With rolling hills, scenic vistas and vineyards surrounded by forests, there is something of a rustic feel to the appellation; something that conjures up a sense of the ‘road less travelled’ despite the AVA being only a few kilometres from California’s viticultural epicentre. Named after the tiny community of Howell Mountain, this AVA - Napa’s first designated sub-appellation - covers a stretch of land in the Vaca range overlooking the town of St. Helena.
In order to qualify for the Howell Mountain label, vineyards must occupy sites at altitudes of at least four hundred and thirty metres (one-thousand-four-hundred feet) above sea level with many of the appellation’s best known parcels situated at much higher elevations. Being above the fog line means that plots here rely on their elevation to moderate extremes in temperature, and as is commonly the case amongst high altitude vineyards, the diurnal temperature variation is also significant. Hence, Howell Mountain’s grapes benefit from a microclimate that enables them to develop a balance of intense flavours without compromising their natural acidity.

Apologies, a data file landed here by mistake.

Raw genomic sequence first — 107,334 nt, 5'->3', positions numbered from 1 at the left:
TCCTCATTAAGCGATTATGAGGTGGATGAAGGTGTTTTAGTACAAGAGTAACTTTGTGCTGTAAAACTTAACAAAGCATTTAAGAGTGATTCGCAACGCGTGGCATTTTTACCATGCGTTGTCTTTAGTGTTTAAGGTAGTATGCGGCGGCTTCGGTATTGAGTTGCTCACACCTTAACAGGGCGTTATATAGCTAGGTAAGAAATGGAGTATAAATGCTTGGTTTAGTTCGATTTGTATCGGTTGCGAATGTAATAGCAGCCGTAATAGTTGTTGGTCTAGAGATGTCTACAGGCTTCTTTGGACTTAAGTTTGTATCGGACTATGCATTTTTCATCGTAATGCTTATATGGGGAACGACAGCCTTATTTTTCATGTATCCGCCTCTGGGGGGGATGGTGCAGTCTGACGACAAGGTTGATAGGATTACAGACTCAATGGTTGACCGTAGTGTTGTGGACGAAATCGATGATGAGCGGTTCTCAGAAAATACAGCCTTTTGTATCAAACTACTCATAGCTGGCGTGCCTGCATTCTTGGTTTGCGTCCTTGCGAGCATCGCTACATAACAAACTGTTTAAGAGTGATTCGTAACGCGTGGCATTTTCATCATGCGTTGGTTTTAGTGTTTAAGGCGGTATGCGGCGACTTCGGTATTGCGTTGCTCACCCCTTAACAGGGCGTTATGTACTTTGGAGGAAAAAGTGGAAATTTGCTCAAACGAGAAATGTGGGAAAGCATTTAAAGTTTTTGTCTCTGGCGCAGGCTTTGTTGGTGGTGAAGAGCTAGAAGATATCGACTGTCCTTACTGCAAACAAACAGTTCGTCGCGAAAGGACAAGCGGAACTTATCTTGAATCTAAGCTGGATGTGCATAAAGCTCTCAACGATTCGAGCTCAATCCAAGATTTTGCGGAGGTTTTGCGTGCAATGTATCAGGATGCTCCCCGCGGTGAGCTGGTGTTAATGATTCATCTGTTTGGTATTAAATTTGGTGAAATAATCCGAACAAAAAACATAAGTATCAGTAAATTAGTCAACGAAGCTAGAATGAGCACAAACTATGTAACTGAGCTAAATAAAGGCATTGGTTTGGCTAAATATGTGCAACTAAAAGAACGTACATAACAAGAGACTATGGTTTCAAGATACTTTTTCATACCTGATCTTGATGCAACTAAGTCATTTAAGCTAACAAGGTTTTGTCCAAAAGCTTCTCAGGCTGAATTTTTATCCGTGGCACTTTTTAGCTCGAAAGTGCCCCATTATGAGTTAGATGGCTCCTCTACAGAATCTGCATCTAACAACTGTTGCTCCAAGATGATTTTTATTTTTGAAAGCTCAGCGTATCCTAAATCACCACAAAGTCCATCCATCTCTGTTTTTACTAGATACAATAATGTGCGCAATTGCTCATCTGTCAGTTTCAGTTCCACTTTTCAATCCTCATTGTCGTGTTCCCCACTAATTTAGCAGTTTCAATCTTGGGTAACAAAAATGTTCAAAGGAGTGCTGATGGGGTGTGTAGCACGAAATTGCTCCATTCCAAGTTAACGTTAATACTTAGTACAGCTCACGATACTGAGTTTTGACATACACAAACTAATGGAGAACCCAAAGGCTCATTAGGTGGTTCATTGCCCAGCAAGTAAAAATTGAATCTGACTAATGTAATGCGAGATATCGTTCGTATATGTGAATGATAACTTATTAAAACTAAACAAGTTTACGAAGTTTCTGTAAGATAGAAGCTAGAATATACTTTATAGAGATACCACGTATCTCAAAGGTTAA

Cabernet Sauvignon is undoubtedly king here accounting for more than 60% of the appellation’s production and delivering aromatic, concentrated wines with excellent tannic structure. Zinfandel, Merlot and Petite Sirah are also fairly prominent in Howell Mountain’s red grape dominated vineyards, and of the few white varieties to establish themselves here, Chardonnay and Viognier are perhaps the most successful.
The soils of Howell Mountain are typically volcanic or clay based, rocky, free draining and generally dry despite the area receiving significant rainfall compared with appellations on the valley floor. The stressed vines yield small grapes often in small clusters, and the subsequent wines of intense hue and flavour command huge respect from critics as well as high prices. Varietals with the Howell Mountain AVA label consistently rank amongst the best high altitude wines in the United States.